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FutureStarrGeorgian colonial house
The Colonial style of architecture that became prevalent in 17th- and 18th-century England is known as "Georgian". It took its name from King George I of Great Britain and Ireland, and is characterized by symmetrical facades with a central door, windows adorned with pilasters, and tall, narrow windows. Georgian Colonial style was popularized in the colonies during the Georgian period, lasting through the American Revolutionary War.2The Georgian home, which features a picture window, feature wall, and beautiful gold-leaf details is an example of Georgian Colonial style.
The Georgian vocabulary derives from Renaissance classicism, born in Italy and flourishing in England from about 1650. Georgian architecture (often referred to here as “Colonial”) shows up in northern and southern Colonies during the first quarter of the 18th century. The first high-style examples are in the South, built usually by affluent tobacco planters. Grand examples—of wood rather than brick as in Virginia—became more common in the North only after 1750. Town terraced houses for all social classes remained resolutely tall and narrow, each dwelling occupying the whole height of the building. This contrasted with well-off continental dwellings, which had already begun to be formed of wide apartments occupying only one or two floors of a building; such arrangements were only typical in England when housing groups of batchelors, as in Oxbridge colleges, the lawyers in the Inns of Court or The Albany after it was converted in 1802.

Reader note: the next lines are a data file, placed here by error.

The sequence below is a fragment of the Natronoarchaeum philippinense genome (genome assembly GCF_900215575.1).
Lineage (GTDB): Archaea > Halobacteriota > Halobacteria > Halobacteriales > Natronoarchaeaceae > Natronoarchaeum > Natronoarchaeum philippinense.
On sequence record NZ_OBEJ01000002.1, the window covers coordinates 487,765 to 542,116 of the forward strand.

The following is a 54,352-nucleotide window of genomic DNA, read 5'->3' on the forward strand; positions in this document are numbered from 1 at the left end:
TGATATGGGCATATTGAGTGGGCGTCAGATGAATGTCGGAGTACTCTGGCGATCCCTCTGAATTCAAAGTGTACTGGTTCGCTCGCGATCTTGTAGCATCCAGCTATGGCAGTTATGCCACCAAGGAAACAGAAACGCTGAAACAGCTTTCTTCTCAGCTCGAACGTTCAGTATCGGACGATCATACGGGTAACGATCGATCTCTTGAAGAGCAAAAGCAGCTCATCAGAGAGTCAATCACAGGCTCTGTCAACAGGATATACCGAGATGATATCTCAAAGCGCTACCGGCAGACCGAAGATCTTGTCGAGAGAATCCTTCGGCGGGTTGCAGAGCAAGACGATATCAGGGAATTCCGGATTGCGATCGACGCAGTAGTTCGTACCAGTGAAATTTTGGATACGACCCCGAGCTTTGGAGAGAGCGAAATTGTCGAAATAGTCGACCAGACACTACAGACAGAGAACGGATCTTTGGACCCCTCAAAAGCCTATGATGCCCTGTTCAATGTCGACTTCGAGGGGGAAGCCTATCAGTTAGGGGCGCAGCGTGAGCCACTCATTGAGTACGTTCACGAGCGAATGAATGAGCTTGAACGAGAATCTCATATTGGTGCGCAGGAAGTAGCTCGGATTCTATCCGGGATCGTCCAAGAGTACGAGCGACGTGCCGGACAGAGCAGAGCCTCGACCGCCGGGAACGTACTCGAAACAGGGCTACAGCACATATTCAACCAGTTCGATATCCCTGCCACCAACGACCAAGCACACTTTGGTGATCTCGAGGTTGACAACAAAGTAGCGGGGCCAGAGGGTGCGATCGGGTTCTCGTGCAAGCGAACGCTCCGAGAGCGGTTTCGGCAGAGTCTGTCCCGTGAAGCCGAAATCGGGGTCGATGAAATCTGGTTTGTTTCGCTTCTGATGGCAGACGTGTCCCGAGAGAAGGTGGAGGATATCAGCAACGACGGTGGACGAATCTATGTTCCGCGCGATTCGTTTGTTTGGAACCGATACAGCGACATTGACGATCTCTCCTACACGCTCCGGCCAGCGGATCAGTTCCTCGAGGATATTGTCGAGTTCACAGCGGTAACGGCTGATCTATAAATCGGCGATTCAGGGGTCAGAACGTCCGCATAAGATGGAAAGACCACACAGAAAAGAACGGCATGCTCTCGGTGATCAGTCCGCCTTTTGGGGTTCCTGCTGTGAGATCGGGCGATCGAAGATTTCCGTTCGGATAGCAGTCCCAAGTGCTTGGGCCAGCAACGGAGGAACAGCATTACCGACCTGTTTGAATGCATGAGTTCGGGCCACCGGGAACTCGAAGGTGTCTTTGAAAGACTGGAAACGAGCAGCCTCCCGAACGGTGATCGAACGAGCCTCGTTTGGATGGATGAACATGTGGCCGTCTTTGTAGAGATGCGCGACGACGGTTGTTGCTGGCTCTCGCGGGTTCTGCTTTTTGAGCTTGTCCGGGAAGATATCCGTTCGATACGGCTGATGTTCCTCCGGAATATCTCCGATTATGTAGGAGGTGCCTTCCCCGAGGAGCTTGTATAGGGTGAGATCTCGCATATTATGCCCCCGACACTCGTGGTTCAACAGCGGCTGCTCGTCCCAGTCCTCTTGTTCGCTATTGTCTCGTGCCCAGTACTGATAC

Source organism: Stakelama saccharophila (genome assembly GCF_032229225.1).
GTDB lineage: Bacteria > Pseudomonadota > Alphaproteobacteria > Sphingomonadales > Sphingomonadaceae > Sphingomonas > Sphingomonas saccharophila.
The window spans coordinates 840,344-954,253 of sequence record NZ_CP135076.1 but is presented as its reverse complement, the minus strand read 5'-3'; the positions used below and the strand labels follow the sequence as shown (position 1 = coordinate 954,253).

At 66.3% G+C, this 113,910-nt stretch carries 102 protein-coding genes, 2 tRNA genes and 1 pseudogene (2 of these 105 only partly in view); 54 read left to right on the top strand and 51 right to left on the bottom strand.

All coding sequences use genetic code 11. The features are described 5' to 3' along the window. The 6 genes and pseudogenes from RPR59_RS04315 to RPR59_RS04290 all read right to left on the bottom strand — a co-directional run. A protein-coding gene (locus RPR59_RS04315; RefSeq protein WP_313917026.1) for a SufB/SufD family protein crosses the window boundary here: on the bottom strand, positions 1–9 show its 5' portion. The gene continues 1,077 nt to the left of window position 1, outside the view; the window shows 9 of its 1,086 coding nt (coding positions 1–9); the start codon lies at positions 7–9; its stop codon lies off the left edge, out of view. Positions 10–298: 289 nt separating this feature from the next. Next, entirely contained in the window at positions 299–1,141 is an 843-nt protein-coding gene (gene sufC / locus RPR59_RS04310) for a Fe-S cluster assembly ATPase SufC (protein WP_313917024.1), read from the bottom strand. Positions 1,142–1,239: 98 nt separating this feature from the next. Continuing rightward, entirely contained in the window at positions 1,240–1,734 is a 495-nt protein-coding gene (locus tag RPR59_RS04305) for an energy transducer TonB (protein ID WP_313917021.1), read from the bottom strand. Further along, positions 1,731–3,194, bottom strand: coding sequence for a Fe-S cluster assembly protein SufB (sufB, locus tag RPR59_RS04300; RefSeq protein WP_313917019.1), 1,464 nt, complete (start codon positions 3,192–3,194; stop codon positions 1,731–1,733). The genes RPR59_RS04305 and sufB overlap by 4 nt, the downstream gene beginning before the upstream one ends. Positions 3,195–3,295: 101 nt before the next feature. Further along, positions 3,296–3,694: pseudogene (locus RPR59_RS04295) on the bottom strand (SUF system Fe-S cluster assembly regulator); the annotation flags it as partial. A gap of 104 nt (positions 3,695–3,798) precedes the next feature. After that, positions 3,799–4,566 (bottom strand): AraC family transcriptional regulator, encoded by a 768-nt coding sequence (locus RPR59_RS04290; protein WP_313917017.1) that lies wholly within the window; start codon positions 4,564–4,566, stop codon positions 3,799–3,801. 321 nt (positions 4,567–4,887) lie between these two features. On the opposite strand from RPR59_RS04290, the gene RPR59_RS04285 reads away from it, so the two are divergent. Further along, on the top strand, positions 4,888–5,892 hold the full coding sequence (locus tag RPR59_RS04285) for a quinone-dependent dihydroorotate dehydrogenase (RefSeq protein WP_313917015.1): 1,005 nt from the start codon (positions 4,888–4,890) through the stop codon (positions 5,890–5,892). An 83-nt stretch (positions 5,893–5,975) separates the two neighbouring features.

The Georgian style, with its long history in America, is among our country’s most consistently popular styles. Admired for its symmetrical design, classic proportions, and decorative elements, it is commonly associated with the reigns of England’s King Georges, I through III. In reality, however, it is directly tied to the work of English architect Sir Christopher Wren. Unequivocally the dominant architectural trend in the colonies between 1700 and the Revolutionary War, Georgian’s popularity slowed dramatically as architectural tastes began to change with the establishment of the United States and the emergence of our American Federal style. Colonial decorating began as a rustic, hand-built and sturdy design which evolved over 300 years into an extremely ornate and lavish decor. This interior style began with rustic tastes because it originates back to the first American settlers in the 17th Century—settlers who were carpenters and made their own furniture. These settlers mostly originated from England where a lot of their tastes were heavily influenced. (Source:www.mymove.com)